The Lance Effect

Every time American Lance Armstrong won the Tour De France, the same comments always seemed to follow that first place--the fact he was a testicular cancer survivor.
He fit the profile: Young, in relatively good health, and motivated to get better.
Much like Gardnerville Native, Adam Young who made a triumphant return to the Reno Rodeo this year after being diagnosed with testicular cancer two years ago. " Went in and had a collapsed lung and they said I had a mass the size of a grapefruit."
There's a new theory out there as to why patients like Armstrong and Young survived testicular cancer even after it had spread to other parts of their bodies.
Called the "Lance Effect" Doctors from Johns Hopkins believe heat may have played a role.
In their unproven theory these researchers say in order to enhance sperm production..testicles are a few degrees cooler than the rest of the body...could it be that cancer which develops in that area may be sensitive to heat as well? Local Urologist Dr. John Freeman isn't buying just yet. "Iit's a nice thought but we need a little proof I think."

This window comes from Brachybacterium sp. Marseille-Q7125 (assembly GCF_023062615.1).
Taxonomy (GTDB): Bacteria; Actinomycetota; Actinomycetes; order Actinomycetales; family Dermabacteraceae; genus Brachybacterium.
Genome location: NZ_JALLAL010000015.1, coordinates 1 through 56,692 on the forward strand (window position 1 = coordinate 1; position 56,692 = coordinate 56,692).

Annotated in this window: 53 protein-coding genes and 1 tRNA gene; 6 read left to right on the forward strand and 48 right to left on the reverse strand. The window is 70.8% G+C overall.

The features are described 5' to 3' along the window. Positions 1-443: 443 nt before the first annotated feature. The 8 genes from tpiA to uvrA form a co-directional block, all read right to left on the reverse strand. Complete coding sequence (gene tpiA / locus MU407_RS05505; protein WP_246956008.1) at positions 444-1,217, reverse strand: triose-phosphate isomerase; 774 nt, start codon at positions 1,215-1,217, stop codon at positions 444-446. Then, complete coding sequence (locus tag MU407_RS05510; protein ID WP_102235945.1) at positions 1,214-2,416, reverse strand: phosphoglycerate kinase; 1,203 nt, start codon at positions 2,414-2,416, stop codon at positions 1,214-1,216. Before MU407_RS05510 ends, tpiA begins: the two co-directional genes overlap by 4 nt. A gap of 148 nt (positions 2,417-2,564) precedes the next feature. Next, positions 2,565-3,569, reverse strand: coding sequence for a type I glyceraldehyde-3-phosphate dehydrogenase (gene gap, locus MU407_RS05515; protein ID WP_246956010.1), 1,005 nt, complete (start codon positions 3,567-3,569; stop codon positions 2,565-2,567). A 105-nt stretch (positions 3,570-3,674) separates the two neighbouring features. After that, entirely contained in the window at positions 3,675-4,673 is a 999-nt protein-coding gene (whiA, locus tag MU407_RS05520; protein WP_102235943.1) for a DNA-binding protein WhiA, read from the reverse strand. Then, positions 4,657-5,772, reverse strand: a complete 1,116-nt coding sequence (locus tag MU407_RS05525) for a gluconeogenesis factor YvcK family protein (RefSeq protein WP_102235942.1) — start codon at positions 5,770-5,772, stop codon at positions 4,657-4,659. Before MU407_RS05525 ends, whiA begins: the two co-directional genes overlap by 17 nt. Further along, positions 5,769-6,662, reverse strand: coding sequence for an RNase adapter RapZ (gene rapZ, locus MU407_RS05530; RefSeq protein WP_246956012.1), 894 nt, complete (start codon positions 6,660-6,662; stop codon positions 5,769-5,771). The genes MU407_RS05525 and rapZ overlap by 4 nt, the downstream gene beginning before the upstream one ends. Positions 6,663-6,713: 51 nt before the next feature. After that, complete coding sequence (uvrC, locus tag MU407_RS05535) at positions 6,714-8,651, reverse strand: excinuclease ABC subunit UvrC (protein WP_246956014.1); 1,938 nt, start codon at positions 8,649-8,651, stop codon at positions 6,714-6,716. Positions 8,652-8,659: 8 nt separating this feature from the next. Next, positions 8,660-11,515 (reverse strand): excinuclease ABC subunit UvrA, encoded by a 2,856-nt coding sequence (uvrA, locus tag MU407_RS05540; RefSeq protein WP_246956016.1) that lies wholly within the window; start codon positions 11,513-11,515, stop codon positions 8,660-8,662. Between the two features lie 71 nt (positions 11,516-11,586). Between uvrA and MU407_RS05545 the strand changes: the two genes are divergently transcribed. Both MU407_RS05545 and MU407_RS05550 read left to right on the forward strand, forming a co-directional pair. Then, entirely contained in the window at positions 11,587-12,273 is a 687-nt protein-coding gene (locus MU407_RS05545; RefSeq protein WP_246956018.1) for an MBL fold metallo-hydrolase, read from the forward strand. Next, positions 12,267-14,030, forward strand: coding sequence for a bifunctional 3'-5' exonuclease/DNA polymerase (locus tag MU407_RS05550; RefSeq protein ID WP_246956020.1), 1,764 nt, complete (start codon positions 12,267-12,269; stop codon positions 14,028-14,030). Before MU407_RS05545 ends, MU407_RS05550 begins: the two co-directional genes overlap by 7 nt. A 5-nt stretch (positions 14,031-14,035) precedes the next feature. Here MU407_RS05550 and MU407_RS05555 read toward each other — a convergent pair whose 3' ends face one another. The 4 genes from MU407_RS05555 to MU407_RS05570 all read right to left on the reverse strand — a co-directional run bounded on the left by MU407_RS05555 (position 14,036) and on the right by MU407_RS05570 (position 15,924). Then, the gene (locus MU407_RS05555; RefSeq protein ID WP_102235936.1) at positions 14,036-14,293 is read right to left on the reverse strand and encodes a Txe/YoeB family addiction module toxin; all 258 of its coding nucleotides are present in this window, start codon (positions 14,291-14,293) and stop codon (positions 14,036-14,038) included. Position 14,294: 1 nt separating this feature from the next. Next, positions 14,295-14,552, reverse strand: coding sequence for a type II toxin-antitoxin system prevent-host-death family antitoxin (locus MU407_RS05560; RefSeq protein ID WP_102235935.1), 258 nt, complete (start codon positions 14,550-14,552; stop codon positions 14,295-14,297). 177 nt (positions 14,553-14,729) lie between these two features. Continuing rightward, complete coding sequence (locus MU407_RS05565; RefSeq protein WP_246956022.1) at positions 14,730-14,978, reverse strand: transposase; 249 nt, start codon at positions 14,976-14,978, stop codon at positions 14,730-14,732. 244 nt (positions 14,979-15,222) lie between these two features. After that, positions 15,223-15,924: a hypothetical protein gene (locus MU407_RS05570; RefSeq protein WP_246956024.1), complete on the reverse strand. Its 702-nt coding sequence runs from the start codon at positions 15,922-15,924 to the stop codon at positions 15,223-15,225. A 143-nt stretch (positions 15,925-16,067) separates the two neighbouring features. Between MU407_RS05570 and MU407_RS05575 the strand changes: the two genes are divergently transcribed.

Dr. Freeman says he has nothing against new cancer research. But,heat to treat cancer is an old concept which has been tried before. Now he says we have better ways to treat testicular cancer, many times successfully even when it has spread " More frequently than not, we can still cure them, not just control them but cure them."
Even Armstrong's own physician is skeptical about the "Lance Effect"
But many doctors's worth studying to find out.